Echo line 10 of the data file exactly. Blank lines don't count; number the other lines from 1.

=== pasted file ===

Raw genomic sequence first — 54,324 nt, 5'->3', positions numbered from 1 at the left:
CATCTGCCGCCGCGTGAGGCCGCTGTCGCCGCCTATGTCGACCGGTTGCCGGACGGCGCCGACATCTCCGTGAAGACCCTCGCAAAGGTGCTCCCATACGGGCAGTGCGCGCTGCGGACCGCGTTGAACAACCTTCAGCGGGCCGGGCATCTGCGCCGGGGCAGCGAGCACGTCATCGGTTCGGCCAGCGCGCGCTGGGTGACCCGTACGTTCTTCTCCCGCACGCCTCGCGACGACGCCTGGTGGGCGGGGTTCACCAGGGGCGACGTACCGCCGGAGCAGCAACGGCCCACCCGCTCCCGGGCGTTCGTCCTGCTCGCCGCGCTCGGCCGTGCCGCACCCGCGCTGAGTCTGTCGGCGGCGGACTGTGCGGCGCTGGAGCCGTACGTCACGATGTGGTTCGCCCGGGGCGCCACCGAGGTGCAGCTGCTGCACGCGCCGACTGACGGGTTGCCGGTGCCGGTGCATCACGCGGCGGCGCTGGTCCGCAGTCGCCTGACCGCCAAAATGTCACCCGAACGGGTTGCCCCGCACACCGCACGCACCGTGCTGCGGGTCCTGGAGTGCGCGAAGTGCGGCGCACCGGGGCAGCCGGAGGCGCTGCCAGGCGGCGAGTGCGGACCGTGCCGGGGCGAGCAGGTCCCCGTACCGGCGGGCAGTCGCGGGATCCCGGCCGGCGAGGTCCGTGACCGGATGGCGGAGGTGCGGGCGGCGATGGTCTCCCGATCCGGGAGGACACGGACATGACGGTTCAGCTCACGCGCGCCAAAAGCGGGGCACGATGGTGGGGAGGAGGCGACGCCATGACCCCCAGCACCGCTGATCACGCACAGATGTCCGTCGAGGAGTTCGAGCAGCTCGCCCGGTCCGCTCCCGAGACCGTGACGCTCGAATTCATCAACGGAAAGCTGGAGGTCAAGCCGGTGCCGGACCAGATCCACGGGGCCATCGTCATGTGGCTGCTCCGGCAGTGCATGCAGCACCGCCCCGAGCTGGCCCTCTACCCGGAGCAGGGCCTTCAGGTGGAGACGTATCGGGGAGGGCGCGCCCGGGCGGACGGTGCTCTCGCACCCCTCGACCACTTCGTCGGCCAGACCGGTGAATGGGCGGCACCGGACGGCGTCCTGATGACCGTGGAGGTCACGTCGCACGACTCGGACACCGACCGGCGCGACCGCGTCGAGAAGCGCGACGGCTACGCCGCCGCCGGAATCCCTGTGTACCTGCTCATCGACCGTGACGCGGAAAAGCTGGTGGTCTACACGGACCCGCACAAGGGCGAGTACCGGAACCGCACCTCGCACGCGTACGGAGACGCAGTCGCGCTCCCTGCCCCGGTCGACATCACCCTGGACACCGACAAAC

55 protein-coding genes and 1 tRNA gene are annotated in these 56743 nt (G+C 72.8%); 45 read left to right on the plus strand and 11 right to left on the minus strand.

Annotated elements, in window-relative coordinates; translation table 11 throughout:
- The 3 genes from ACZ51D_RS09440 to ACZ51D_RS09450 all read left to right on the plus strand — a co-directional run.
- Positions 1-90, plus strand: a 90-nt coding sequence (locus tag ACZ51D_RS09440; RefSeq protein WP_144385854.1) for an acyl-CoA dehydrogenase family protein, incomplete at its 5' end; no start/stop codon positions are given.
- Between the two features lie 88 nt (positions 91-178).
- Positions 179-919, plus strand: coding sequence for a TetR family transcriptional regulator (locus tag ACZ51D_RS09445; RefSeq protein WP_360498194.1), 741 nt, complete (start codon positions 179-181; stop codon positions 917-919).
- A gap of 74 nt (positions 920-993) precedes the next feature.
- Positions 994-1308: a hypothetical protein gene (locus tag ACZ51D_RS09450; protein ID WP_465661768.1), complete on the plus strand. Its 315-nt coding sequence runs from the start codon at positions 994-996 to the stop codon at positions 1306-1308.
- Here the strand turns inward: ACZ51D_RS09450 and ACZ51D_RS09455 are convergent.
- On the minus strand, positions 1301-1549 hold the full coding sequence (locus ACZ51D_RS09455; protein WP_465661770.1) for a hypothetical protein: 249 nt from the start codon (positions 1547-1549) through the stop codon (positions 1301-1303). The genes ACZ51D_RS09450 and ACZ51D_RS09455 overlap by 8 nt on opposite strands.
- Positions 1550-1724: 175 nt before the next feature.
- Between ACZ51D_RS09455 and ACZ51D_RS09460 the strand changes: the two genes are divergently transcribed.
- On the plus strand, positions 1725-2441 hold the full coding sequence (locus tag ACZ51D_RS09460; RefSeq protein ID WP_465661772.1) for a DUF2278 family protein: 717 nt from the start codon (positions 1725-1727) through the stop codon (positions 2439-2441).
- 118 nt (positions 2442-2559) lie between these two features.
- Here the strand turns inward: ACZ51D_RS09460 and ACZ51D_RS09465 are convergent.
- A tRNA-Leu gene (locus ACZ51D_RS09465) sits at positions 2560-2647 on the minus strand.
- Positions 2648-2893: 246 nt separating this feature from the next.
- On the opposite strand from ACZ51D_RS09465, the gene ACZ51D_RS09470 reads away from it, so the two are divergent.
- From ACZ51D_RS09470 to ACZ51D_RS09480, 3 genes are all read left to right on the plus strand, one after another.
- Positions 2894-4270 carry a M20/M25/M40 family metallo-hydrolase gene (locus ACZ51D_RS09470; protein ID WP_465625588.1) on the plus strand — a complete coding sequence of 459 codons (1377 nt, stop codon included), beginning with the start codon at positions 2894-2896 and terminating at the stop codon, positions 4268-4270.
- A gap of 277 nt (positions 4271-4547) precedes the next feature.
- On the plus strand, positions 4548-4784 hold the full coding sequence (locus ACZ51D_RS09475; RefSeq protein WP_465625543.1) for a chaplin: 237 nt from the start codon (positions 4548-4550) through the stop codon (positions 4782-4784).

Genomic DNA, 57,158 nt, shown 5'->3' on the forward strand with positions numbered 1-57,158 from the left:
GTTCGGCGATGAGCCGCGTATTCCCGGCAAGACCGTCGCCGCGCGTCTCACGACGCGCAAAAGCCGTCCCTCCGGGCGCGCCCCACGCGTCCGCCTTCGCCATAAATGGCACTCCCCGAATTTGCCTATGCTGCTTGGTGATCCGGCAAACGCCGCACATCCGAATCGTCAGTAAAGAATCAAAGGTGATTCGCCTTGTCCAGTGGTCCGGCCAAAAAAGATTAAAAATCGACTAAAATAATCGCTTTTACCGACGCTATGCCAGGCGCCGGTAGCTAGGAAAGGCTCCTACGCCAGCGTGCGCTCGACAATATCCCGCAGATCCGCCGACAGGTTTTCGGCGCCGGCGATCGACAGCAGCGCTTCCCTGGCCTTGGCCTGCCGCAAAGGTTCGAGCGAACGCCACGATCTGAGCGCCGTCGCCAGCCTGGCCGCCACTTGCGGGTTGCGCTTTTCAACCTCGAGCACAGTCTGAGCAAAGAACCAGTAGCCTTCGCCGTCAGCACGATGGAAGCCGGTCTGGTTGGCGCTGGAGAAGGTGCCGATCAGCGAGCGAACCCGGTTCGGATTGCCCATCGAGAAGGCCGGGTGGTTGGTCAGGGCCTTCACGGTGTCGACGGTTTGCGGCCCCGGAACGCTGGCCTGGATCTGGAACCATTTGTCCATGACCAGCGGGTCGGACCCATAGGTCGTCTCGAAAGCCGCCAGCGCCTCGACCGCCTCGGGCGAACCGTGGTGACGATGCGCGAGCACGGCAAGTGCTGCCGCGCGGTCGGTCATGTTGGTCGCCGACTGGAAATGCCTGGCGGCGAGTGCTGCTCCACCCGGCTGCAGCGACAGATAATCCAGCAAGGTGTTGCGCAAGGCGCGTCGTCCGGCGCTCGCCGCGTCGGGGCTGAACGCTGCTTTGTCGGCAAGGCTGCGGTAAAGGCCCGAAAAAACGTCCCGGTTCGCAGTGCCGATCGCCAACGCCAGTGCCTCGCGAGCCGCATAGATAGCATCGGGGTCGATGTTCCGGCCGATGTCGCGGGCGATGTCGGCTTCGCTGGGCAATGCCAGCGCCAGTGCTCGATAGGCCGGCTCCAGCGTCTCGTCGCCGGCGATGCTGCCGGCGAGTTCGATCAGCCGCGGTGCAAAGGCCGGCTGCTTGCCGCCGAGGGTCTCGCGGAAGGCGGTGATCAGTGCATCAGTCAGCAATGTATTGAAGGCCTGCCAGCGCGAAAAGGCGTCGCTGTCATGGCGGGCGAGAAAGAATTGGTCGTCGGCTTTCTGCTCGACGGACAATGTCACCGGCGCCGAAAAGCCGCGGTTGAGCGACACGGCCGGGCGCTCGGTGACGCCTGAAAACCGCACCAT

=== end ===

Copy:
- Positions 994-1308: a hypothetical protein gene (locus tag ACZ51D_RS09450; protein ID WP_465661768.1), complete on the plus strand. Its 315-nt coding sequence runs from the start codon at positions 994-996 to the stop codon at positions 1306-1308.